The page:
Quantum computers are special purpose machines that are expected to be particularly useful in simulating strongly correlated chemical systems. The quantum computer excels at treating a moderate number of orbitals within an active space in a fully quantum mechanical manner. We present a quantum phase estimation calculation on F2 in a (2,2) active space on Rigetti's Aspen-11 QPU. While this is a promising start, it also underlines the need for carefully selecting the orbital spaces treated by the quantum computer. In this work, a scheme for selecting such an active space automatically is described and simulated results obtained using both the quantum phase estimation (QPE) and variational quantum eigensolver (VQE) algorithms are presented and combined with a subtractive method to enable accurate description of the environment. The active occupied space is selected from orbitals localized on the chemically relevant fragment of the molecule, while the corresponding virtual space is chosen based on the magnitude of interactions with the occupied space calculated from perturbation theory. This protocol is then applied to two chemical systems of pharmaceutical relevance: the enzyme [Fe] hydrogenase and the photosenzitizer temoporfin. While the sizes of the active spaces currently amenable to a quantum computational treatment are not enough to demonstrate quantum advantage, the procedure outlined here is applicable to any active space size, including those that are outside the reach of classical computation.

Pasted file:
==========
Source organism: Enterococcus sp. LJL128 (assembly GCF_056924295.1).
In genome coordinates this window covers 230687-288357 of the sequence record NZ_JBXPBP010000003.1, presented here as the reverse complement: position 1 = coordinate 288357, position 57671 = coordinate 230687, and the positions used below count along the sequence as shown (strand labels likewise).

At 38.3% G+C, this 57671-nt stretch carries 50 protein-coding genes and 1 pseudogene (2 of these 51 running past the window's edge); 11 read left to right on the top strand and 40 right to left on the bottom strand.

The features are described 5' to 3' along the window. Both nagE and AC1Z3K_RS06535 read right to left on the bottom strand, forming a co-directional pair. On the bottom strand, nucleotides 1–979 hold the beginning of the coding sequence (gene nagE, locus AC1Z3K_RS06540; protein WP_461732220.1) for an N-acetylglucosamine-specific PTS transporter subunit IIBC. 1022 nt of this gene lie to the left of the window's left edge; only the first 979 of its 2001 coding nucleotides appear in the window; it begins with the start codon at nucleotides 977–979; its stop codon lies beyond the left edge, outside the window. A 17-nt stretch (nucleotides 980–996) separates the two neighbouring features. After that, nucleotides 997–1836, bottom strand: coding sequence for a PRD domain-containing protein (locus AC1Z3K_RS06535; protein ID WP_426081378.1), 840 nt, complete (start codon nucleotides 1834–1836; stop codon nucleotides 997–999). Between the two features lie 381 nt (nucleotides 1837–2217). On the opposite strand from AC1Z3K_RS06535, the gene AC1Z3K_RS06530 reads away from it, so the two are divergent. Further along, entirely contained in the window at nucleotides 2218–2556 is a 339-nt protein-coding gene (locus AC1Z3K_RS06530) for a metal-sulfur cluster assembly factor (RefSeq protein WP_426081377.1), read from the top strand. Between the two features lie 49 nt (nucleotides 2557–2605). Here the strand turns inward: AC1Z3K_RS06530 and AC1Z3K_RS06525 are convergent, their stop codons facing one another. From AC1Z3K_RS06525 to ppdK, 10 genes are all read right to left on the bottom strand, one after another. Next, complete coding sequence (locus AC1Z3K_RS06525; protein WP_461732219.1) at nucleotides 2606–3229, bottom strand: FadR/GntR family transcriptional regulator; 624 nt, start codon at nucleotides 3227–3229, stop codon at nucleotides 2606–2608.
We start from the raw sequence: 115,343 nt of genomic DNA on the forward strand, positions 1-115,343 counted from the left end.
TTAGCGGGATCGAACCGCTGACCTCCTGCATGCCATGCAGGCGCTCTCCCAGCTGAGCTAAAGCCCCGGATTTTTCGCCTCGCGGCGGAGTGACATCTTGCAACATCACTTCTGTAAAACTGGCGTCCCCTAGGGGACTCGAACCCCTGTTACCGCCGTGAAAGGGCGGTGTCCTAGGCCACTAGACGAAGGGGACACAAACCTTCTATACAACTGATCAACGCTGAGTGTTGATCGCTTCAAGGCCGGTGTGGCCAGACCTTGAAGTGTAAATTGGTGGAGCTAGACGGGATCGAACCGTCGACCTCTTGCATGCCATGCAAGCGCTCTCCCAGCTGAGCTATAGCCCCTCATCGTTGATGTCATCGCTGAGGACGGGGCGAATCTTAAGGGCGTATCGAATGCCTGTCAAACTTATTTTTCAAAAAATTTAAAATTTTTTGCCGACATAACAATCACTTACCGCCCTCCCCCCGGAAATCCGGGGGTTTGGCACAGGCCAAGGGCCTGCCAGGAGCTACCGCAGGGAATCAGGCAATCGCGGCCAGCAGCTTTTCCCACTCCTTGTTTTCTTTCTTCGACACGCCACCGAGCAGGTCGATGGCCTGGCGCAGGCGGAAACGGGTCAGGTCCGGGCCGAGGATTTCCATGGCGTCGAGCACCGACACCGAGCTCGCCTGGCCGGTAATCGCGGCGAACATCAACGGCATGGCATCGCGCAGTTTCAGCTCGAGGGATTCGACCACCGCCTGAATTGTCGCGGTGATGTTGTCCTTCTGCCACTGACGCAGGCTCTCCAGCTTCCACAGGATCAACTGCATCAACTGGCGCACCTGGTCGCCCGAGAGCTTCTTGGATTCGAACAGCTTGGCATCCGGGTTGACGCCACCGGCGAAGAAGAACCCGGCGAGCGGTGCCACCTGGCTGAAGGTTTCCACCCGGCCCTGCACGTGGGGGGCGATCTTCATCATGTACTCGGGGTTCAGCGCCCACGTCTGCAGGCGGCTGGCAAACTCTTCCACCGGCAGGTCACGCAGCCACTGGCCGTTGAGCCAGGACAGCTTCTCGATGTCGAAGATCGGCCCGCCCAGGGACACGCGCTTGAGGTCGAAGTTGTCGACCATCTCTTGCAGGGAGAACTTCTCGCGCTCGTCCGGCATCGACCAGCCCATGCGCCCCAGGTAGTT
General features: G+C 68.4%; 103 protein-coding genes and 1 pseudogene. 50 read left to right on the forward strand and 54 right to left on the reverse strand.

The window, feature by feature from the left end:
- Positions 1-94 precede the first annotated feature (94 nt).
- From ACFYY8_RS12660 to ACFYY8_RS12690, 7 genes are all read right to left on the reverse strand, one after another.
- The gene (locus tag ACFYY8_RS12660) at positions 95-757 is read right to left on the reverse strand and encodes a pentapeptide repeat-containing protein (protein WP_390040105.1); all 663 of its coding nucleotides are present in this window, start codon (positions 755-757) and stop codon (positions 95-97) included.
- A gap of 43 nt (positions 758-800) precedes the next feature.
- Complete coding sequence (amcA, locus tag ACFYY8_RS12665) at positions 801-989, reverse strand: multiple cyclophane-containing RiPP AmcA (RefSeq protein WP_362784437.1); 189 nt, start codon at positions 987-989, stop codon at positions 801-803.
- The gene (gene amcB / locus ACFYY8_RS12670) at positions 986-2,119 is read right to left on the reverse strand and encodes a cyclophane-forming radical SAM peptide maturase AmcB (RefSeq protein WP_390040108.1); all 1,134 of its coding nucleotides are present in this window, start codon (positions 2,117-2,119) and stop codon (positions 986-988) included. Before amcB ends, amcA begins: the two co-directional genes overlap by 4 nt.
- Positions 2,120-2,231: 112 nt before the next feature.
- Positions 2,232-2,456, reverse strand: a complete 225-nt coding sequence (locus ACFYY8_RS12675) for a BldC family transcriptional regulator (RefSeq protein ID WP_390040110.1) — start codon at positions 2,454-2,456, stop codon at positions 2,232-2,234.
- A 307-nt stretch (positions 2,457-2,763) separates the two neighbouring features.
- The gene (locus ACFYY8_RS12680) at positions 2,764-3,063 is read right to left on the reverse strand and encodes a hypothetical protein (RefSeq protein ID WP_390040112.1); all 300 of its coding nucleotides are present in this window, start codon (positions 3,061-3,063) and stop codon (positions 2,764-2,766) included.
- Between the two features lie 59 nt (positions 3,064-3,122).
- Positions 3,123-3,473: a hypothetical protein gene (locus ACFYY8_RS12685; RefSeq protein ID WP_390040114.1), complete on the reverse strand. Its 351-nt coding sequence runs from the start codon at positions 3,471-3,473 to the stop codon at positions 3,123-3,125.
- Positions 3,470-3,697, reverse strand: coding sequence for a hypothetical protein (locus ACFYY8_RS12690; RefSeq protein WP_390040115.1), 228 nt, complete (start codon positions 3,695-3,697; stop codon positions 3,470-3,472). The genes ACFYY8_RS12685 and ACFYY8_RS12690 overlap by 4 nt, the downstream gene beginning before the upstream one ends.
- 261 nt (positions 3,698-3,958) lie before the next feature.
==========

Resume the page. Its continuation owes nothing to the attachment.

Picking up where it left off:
Keywords: drugs; embedding; enzymes; photochemistry; quantum computers.
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